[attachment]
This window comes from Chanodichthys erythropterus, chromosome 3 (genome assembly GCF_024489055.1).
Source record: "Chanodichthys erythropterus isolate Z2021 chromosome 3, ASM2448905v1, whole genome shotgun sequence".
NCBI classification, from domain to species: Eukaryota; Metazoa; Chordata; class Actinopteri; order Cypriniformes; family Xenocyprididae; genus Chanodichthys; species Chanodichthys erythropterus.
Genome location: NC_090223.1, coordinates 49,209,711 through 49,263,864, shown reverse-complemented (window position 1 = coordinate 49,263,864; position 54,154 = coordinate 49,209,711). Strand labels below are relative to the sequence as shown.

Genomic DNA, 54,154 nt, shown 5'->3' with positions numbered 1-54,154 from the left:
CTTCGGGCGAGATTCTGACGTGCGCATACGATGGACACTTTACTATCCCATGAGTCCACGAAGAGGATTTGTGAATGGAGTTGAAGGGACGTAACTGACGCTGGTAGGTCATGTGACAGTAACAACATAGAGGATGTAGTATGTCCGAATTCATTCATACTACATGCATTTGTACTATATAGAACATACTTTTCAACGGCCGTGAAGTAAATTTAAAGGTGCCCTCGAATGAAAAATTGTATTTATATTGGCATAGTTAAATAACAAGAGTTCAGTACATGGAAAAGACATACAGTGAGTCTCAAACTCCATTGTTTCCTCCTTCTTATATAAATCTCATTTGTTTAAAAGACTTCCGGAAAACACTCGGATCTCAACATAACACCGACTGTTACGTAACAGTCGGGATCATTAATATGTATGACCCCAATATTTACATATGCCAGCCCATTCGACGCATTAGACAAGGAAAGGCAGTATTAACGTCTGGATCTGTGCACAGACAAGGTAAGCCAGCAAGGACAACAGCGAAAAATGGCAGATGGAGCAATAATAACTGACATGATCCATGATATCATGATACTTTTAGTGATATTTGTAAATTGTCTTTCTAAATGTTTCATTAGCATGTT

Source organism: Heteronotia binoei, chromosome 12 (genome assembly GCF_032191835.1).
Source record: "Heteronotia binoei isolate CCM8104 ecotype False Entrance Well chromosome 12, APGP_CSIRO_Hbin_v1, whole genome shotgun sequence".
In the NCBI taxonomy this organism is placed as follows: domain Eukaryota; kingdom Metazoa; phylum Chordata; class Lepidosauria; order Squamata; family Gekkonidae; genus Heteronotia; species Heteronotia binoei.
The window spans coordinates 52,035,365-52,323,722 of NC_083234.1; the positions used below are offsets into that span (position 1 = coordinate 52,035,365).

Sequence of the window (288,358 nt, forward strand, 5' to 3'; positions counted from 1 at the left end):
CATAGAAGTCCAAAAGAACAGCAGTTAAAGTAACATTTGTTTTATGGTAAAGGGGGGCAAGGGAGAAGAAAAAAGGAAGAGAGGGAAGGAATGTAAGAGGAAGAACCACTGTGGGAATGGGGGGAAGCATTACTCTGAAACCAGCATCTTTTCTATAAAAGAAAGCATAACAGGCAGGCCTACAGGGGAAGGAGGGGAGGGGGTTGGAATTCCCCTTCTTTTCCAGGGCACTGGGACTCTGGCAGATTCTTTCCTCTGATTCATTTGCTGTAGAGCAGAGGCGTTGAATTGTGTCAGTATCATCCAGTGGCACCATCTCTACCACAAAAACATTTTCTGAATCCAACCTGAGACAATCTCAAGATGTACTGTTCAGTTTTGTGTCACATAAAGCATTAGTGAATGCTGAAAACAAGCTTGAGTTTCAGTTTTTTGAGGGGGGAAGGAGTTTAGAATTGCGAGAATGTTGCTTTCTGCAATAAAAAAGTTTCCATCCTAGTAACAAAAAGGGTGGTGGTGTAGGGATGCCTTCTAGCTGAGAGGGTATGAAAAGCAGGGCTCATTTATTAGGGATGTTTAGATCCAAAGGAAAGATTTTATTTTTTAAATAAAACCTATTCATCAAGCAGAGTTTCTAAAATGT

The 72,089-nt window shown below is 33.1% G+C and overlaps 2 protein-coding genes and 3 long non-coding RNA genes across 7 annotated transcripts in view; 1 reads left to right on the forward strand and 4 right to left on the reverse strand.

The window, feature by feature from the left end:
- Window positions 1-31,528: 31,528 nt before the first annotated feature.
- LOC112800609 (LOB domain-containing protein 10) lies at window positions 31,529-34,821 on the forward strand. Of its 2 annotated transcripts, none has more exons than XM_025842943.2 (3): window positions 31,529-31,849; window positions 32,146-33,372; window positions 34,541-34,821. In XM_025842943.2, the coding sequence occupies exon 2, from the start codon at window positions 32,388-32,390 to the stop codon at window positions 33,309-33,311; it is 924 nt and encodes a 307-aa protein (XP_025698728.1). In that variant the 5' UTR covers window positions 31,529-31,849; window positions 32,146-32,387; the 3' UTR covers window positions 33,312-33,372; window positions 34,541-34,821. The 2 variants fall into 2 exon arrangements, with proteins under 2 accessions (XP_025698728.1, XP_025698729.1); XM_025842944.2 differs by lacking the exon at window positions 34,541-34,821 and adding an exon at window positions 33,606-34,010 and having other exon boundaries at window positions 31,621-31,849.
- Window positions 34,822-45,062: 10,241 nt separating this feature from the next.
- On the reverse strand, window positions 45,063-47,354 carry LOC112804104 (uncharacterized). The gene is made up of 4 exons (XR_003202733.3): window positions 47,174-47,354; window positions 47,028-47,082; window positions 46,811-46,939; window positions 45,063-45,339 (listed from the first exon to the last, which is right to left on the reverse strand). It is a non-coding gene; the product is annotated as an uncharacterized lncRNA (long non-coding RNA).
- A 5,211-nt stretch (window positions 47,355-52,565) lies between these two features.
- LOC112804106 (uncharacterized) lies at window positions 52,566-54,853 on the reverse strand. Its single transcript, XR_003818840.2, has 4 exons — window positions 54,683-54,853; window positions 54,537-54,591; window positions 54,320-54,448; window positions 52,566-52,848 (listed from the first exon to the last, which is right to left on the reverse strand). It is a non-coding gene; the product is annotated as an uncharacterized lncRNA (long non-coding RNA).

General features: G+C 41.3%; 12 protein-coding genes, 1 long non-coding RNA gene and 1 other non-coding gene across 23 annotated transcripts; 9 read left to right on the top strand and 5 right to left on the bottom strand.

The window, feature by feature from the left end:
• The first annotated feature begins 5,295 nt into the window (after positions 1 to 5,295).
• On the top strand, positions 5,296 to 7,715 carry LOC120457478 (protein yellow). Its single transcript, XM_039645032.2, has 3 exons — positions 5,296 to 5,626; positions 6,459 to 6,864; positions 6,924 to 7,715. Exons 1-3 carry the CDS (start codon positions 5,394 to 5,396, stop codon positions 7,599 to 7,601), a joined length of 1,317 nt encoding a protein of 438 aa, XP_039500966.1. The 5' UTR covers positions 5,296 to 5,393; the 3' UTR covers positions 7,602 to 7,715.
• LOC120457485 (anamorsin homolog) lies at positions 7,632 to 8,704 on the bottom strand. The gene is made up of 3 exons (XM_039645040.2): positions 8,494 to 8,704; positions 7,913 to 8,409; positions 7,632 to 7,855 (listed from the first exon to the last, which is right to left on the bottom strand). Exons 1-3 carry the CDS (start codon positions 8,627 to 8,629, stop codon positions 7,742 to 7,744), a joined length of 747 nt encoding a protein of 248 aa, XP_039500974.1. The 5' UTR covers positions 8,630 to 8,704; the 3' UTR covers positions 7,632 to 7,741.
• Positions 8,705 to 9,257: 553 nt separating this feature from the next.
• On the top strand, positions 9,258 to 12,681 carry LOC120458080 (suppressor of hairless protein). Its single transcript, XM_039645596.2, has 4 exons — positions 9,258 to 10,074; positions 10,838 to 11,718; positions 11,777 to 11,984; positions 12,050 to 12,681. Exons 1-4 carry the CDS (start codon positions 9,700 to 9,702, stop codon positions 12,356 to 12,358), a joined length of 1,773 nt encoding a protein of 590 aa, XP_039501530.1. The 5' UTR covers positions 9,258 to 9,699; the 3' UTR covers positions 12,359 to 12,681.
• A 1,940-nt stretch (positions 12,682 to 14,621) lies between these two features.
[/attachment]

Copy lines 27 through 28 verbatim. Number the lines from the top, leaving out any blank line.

• On the top strand, positions 9,258 to 12,681 carry LOC120458080 (suppressor of hairless protein). Its single transcript, XM_039645596.2, has 4 exons — positions 9,258 to 10,074; positions 10,838 to 11,718; positions 11,777 to 11,984; positions 12,050 to 12,681. Exons 1-4 carry the CDS (start codon positions 9,700 to 9,702, stop codon positions 12,356 to 12,358), a joined length of 1,773 nt encoding a protein of 590 aa, XP_039501530.1. The 5' UTR covers positions 9,258 to 9,699; the 3' UTR covers positions 12,359 to 12,681.
• A 1,940-nt stretch (positions 12,682 to 14,621) lies between these two features.